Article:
There has always been a bit of good-natured humor when it comes to who gets credit for what in a long line of citations.

Occasionally, it can be strange, like when one person who contributed to the I.P.C.C. claims to be a Nobel laureate, but most often there is a pecking order to science papers.

This does not keep science humorosts like Jorge Cham at from cutting to the heart of the matter, as they did on figuring out citations way back in 2005:

But a paper by Northeastern's Center for Complex Network Research takes a more serious approach to it and has created a new algorithm that sheds light on how to properly allocate credit.

Hua-Wei Shen, a visiting scholar at Northeastern and associate professor at the Institute of Computing Technology at the Chinese Academy of Sciences, developed the algoritm which led to the new credit allocation system based on how often the paper is co-cited with the other papers published by the paper's co-authors, capturing the authors' additional contributions to the field.

"The idea behind this is that based on an author's previous line of work, people have a perception of where the credit lies," explained Albert-László Barabási, Distinguished University Professor at Northeastern and director of the Center for Complex Network Research. "And the algorithm's goal is simply to extract that perception."

To test its hypothesis, the team looked at Nobel prize-winning papers in which the Nobel committee and the science community decided to whom the primary credit for a discovery should go. In 81 percent of the papers related to physics, chemistry, and medicine that they looked at, the credit allocation algorithm found that the authors deserving of the most credit corresponded to the Nobel laureate.

In all, the team looked at 63 prize-winning papers using the algorithm. In another finding, the algorithm showed physicist Tom Kibble, who in 1964 wrote a research paper on the Higgs boson theory, should receive the same amount of credit as Nobel prize winners Peter Higgs and François Englert. Barabási explained that the traditional system of credit allocation varies depending on the field of research, and being the first author listed on a paper does not mean that person would receive the most credit. In biology, for example, the authors listed first and last on a paper are generally the one's who receive credit while in physics the author list is often alphabetical.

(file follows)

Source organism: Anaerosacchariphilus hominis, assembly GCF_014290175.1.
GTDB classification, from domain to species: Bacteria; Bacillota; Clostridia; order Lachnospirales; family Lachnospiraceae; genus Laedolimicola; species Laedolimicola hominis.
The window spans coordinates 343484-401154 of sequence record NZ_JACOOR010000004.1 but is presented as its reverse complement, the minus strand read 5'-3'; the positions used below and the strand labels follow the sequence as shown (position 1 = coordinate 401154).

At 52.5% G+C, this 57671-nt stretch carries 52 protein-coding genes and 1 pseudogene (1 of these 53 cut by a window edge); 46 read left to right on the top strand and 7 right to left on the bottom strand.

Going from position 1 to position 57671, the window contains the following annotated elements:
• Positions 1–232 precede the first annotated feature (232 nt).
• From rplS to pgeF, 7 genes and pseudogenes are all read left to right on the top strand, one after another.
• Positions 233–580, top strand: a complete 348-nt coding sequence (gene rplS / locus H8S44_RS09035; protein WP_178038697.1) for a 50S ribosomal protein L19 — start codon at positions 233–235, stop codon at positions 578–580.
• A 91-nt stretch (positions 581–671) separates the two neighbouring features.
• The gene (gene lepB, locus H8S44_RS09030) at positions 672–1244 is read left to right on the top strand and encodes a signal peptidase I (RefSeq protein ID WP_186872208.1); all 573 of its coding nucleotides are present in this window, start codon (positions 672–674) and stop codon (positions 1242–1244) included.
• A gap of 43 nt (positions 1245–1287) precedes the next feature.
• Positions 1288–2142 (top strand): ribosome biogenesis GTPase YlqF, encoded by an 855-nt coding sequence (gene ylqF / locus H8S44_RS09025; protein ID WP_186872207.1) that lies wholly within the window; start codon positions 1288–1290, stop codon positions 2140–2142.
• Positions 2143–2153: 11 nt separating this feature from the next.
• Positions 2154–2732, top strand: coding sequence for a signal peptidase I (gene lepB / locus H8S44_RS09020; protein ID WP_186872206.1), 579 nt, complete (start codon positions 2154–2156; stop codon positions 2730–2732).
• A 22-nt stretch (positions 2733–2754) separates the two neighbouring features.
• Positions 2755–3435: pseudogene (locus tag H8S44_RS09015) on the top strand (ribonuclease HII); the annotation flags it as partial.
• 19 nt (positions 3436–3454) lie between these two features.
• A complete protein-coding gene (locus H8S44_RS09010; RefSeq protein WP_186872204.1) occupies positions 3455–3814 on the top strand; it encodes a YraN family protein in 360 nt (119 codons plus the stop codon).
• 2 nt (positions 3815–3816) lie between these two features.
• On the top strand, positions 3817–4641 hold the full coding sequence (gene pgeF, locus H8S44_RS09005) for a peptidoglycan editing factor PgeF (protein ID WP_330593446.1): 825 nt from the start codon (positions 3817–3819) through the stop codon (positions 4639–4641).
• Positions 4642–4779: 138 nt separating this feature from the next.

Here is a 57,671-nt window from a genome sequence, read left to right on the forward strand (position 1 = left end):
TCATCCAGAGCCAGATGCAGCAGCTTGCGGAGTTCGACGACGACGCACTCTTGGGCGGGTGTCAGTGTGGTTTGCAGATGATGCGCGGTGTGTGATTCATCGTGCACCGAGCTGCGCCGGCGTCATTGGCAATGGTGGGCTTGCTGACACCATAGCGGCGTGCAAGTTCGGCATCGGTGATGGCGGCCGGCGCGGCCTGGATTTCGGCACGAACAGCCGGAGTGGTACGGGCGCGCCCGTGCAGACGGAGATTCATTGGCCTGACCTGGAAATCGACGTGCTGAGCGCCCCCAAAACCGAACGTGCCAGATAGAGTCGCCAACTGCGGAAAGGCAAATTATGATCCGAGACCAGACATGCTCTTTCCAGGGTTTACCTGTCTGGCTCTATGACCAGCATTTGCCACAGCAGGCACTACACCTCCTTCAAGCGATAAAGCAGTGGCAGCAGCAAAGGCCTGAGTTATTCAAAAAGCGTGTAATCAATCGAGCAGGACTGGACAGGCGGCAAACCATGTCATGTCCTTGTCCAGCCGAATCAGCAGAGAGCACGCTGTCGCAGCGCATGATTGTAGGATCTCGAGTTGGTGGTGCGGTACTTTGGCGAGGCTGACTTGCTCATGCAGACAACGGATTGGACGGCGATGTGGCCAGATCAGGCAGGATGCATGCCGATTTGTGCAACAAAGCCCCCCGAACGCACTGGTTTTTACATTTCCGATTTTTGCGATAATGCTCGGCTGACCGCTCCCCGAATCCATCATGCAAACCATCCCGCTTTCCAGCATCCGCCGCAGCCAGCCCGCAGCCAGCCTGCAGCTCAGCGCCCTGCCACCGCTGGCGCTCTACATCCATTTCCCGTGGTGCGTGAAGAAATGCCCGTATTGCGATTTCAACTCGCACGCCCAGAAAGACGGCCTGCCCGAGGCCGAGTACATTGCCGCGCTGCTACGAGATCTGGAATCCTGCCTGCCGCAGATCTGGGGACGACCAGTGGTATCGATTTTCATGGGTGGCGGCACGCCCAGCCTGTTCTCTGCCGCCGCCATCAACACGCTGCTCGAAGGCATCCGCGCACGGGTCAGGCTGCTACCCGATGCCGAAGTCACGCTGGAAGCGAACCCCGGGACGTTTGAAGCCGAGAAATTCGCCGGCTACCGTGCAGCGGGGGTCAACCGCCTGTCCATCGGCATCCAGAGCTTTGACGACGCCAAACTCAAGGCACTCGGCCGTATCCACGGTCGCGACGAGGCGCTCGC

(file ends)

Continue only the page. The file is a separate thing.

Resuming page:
"If you are not an insider in the field, you have absolutely no idea who should get the credit for the paper," Barabási said.

While the science community is usually correct when allocating credit to authors, sometimes credit can go to the wrong person. In their paper, the researchers wrote that "the ability to accurately measure the relative credit of researchers could potentially impact hiring, funding, and promotions."

Barabási also noted this new algorithm could help professors from different disciplines who collaborate on a research paper determine to whom the community would credit the paper.

Published in PNAS. Source: Northeastern University